Even on Christmas Day, when the rest of the family opened presents, it was GSK who was on my mind. And through the long nights, when I searched computer databases for clues and drew geographic profiles of his crimes to try to determine his home base, the case played like an endless movie in my head. His victims haunted my dreams.
People like Mary, one of the youngest. She was headed into eighth grade when he forced his way into her life in 1979. Barely thirteen, she still had a playhouse in the back of her home, and her hobby was hopscotch. That summer, he broke into her Walnut Creek home at four in the morning through the sliding glass doors.
As her father and sister slept in adjoining rooms, he slipped into hers. She awoke to him straddling her, a knife to her throat. “I hope you’re good,” he said in a menacing whisper. She didn’t know what he meant. He pulled off her covers and savagely raped her in her pretty pink bedroom with unicorns painted on the walls.
Mary waited nearly an hour after he was finally gone to free herself from her leg ties. He’d threatened to kill her family if she told, so she’d waited to be certain he was gone. Still shackled at the wrists, she ran to wake up her father.
All these years later, she lived with the echo of her father’s voice screaming to her sister: “Get those things off her!”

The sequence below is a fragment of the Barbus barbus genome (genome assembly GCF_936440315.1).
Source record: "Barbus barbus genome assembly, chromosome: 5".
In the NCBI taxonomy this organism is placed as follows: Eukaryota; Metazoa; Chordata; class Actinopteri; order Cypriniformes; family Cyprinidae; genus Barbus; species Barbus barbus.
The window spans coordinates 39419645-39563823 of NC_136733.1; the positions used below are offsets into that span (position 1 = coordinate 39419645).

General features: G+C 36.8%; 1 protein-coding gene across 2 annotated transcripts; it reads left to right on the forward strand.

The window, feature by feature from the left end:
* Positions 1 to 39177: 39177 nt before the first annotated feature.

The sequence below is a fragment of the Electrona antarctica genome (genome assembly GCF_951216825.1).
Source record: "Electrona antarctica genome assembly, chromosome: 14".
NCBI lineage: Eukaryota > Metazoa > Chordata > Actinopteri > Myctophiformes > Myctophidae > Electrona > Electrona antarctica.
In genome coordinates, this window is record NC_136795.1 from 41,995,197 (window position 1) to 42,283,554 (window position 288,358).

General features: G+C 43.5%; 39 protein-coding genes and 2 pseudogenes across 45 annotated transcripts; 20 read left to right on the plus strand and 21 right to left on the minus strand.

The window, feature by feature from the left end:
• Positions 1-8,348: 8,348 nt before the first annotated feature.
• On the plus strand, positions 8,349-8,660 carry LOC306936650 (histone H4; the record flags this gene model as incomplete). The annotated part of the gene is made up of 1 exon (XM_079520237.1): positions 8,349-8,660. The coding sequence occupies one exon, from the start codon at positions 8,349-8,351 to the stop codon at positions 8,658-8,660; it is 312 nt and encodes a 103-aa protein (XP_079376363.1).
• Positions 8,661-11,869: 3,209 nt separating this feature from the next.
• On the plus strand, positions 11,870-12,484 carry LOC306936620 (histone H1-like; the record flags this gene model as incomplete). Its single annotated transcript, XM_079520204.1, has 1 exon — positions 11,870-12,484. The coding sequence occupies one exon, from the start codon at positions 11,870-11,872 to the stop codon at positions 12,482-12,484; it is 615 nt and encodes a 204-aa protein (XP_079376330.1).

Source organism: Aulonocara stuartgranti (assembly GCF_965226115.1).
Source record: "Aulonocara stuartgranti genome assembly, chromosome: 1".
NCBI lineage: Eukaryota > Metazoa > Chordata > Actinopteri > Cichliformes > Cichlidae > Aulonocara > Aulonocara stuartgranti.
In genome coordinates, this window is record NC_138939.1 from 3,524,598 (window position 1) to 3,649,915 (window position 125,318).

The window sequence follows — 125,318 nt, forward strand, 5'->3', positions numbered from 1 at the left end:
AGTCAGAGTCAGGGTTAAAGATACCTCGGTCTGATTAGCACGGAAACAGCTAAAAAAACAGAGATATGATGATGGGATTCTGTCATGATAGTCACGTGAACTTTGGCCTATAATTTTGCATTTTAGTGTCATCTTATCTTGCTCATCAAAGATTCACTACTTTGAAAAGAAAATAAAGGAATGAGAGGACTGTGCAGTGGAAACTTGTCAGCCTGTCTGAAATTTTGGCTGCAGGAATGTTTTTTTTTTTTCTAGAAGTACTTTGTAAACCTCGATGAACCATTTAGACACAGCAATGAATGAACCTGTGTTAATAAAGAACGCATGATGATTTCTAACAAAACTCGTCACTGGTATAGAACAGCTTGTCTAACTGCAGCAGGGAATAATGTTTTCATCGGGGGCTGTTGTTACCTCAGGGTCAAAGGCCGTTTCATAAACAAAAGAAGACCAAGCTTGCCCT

Soon after, Mary had asked a friend’s older sister: “Am I still a virgin?” Three years after the attack, she found her father dead in his bed. She was certain he died of a broken heart. I didn’t doubt it. I have two daughters. I’m not sure I could survive the grief and regret of not being able to protect my children.
Mary was robbed of her innocence and her peace of mind. She’d spent her life looking over her shoulder, wondering if he was still out there somewhere, watching. The monster had stolen so much from so many. Surely there had to be a reckoning for him.
I worried that, after I retired, no one else would take up where I had left off. The investigation would, once again, get tossed into a file cabinet and be all but forgotten—the way I’d found it—and the people who had counted on me to solve it would never forgive me.
What would happen to them, those whose lives had been ruined? How would they ever get the little bit of peace that comes with knowing?
So many times over the years I thought I was close to solving the case, only to be bitterly disappointed when I was proven wrong by DNA. The last time had been just a couple of weeks earlier, and it was gut crushing.